Côte d’Ivoire is an economic powerhouse in West Africa, posting average growth of 8% between 2011 and 2018. However, the rate of GDP growth in real terms fell to 6.7% in 2019 and is expected to contract to 2.7% in 2020 due to the Covid-19 pandemic and subsequent widespread shutdowns. Looking to the future, the IMF expects growth to rebound to 8.7% in 2021 – highlighting the country’s economic resilience.
Despite the dynamic economy, Côte d’Ivoire lags behind less-developed countries on a number of health indicators. The sector was severely affected by years of underinvestment due to political and military conflict. In the years since the conclusion of the conflict, however, the Ivorian government has made a concerted effort in recent years to improve access to services, rehabilitate and build facilities, and develop technical platforms aligned with international standards. There remains room for improvement in terms of quality, especially as the country rolls out universal health coverage.
In 2018 Côte d’Ivoire ranked 165th out of 189 countries in the UN Human Development Index. Although life expectancy at birth rose from 50.6 years in 2006 to 57.4 years in 2018, it is still among the lowest in the world, according to the World Bank. Côte d’Ivoire also underperforms in other indicators. The maternal mortality rate was 617 per 100,000 births in 2017, one of the highest in the world, while the neonatal mortality rate was 33.5 deaths per 1000 births. However, these indicators are set to improve as health care spending increases, alongside population and economic expansion. Projected health care spending, excluding pharmaceutical drugs, is $2.3bn for 2021, up from an estimated $2bn in2019 and $1.8bn in 2016. A growing middle class, higher incidences of non-communicable diseases (NCDs) and the implementation of a universal health care programme are expected to further increase health-related expenditures.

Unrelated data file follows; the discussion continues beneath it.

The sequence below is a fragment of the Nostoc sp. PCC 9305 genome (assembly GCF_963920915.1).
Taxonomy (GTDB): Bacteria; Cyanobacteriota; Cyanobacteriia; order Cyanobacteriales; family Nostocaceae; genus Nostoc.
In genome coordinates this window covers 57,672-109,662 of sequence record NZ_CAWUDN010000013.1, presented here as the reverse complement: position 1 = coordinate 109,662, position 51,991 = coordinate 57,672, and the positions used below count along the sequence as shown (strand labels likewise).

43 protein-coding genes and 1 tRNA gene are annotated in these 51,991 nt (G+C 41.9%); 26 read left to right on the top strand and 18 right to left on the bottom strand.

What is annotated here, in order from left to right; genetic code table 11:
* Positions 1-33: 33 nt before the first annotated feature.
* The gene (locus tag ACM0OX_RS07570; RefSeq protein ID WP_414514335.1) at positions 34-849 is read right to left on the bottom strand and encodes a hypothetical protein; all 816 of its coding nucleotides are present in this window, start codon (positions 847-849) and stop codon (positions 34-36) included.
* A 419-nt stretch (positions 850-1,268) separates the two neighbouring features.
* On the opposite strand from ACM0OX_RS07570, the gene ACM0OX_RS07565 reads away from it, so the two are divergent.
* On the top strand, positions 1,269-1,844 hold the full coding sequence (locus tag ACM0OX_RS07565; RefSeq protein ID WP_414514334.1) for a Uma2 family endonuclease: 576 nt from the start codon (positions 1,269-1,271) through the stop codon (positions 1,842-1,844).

Malaria is the top cause of death in Côte d’Ivoire, with an incidence rate of 348.8 per 1000 in the general population and almost 50% in children under the age of five. The disease accounted for 33% of medical consultations in 2017. The death rate peaked in 2014, at 4431 per 100,000, before falling to 3133 in 2018. Despite the improvement, the rate was nonetheless higher than the 1023 deaths seen in 2010. International assistance has been essential, with the Global Fund to Fight AIDS, Tuberculosis and Malaria, a non-profit foundation and the largest donor to Côte d’Ivoire, contributing $27.5m in 2018.
The country is one of the most affected by HIV/AIDS in West Africa, with a prevalence rate among adults aged 15 to 49 of 2.6% in 2018, although this is down from 4.7% in 2006. There are an estimated 460,000 people living with HIV, according to the Joint UN Programme on HIV/AIDS, with 63% aware of their status, 55% undergoing antiretroviral therapy – which is free of charge in Côte d’Ivoire – and 41% with undetectable viral loads. The number of new infections decreased from 48,000 in 2000 to 17,000 in 2018, as greater awareness helped to limit transmissions.
Tuberculosis is another endemic disease in Côte d’Ivoire, with 142 out of 100,000 inhabitants infected as of 2018, down from 153 in 2017. In 2018, 21,303 individuals had the disease, the majority of which – 21,034 – were new and relapsed cases.
The UN Economic Commission for Africa forecasts that NCDs such as such as cardiovascular disease, cancer, chronic respiratory diseases and diabetes will surpass infectious diseases as the main cause of mortality in Africa by 2030. Due to a combination of urbanisation, sedentary lifestyles and a lack of the resources for diagnoses, the risk of dying from NCDs in sub-Saharan Africa is the highest in the world, according to the World Health Organisation (WHO).
It is estimated that NCDs account for 37% of all deaths in Côte d’Ivoire. The incidence of high blood pressure nearly doubled, jumping from 13.7% in 1979 to over 25% in 2018. Diabetes was prevalent in 4.8% of the population in 2017, while in 2016 around 9% of all adults over the age of 18 were obese, according to figures from the WHO. Broken down by gender, females had a higher incidence of obesity, at 13%, than their male counterparts, at 5%. The incidence of cancer is also on the rise, jumping from 12,002 new cases in 2012 to 13,209 in 2016. The government expects the number of diagnoses of cancer could increase substantially, to reach over 17,000 by 2030.